Friday, 14 August 2009


So today is the anniversary of the blackout, which means that I get to roast in the office since the lights and air conditioning has been turned down. Yay environment. Anyway, since the blackout has become one of those definining moments, I thought I would share where I was when the blackout hit.

I was moving. What luck, right? Yes, the day of the blackout was the day I moved to an apartment in London. My first two years of university I did a room and board thing with someone my mom knew in London, but for the second two years I lived in an apartment with a (mildly crazy) roommate. As I'm sure you'll recall, the day of the blackout was a scorching day. It was insanely hot when we loaded things up to take to my new apartment on Huron Street. When we got there, my roommate had already been staying there a night or two without any furniture, TV or anything. We moved in my stuff and then found out that all of her things were in a storage unit way out by the 401 and apparently we were there to help her move in as well. Sigh, I should have seen the start of the problems. So after a few sweaty hours of moving things in, my mom was calling it quits and heading back home, and my boyfriend at the time and I were heading north of the city to pick up a bed from some people. So we head out of the city north on Adelaide, pick up the bed no problem. The people mentioned that their hydro was out, but we didn't think anything much of it. On our way back into the city, we noticed that street lights are out. Huh, that's strange, we thought. The farther we got, the more widespread we noticed things were. It took forever to get back to Huron Street, and when we arrived we realized the power was out there as well.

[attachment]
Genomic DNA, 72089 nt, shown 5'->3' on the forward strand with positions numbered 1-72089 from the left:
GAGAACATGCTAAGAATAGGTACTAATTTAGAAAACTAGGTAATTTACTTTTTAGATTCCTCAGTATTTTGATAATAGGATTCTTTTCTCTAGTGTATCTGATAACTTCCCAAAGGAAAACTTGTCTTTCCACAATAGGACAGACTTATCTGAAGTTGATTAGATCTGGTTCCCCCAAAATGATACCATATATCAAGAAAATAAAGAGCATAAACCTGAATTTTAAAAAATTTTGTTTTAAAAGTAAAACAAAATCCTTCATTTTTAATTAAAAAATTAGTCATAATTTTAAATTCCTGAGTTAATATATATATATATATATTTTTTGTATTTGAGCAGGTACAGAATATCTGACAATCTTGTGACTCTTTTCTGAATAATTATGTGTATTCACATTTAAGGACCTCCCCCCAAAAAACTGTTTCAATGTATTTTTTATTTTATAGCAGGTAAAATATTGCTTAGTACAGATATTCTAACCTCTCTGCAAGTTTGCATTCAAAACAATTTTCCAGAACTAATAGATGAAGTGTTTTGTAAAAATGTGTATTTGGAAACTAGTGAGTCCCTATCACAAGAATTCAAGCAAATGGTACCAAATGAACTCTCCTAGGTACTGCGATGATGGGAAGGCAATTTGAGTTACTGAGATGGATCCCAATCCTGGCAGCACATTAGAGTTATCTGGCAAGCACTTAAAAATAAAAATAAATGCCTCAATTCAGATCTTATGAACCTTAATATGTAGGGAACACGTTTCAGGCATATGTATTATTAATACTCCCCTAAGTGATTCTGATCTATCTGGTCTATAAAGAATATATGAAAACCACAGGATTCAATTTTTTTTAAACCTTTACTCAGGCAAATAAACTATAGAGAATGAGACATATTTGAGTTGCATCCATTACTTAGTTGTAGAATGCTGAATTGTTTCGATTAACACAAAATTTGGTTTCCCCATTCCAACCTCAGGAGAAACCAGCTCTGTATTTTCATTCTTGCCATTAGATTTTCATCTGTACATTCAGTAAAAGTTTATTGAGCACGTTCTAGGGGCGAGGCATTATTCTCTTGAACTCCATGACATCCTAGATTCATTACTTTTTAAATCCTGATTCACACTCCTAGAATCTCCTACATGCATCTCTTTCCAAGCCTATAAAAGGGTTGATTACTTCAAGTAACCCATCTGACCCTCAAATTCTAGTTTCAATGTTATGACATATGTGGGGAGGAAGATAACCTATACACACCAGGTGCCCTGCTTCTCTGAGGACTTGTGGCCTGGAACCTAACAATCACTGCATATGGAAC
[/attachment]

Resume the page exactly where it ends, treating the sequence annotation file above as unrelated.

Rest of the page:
Which meant that the elevator wasn't working.

And my apartment was on the 6th floor.

And there was no way that I was dragging a bed up 6 flights of stairs.

So we kept the bed in the truck and went upstairs to check on my crazy new roommate. She said the power went out about 10 minutes after we left, which meant I had been that close to getting stuck in a million degree elevator.

We ended up leaving her there in that incredibly hot apartment, since I wasn't actually moving into the place until the end of the month, I just wanted to do the moving of things early. I don't know how she entertained herself in there for a few days, I'm sure I don't want to know.

We had to truck the bed back to my mom's place to store it for a week or so until things got settled and we could use the elevator again.

What I'll never forget about the blackout was when I finally got in touch with my mom. As you remember, cell phones were totally shot that afternoon because so many people were trying to use them. When I finally talked to my mom about the blackout, she said the first thing that she thought of when she heard how widespread the blackout was, wasn't the thought of terrorists (like most people thought right away). No, my mom's first thought was alien invasion, thanks to the release of the movie "Signs" earlier that summer. Wonderful.

What were you doing when the blackout hit?


Dan Brown said...

I was one of the ones who thought it was a terrorist attack. I was in Toronto, working at the CBC's headquarters downtown. First, we just thought it was our building. Then we found out all of Toronto was hit. Then, we heard other cities in Ontario were out. My sense of dread grew. When I heard the power was off south of the border, I was convinced. I worked late — was working, just not in the affected areas — then had to walk from downtown to Yonge and Eglinton. The buses were full, they didn't even stop. I remember a festival feeling in the air, people were out on their front porches drinking and even in one case playing the guitar. Then there were the unscrupulous store owners over-charging for batteries. Good times.

comicbooklady said...

and then there were the unscrupulous customers our neighbourhood a line up was gathering to buy ice from the corner store and one person was demanding to be allowed to buy it all,and the owner was trying to be fair and let others buy some!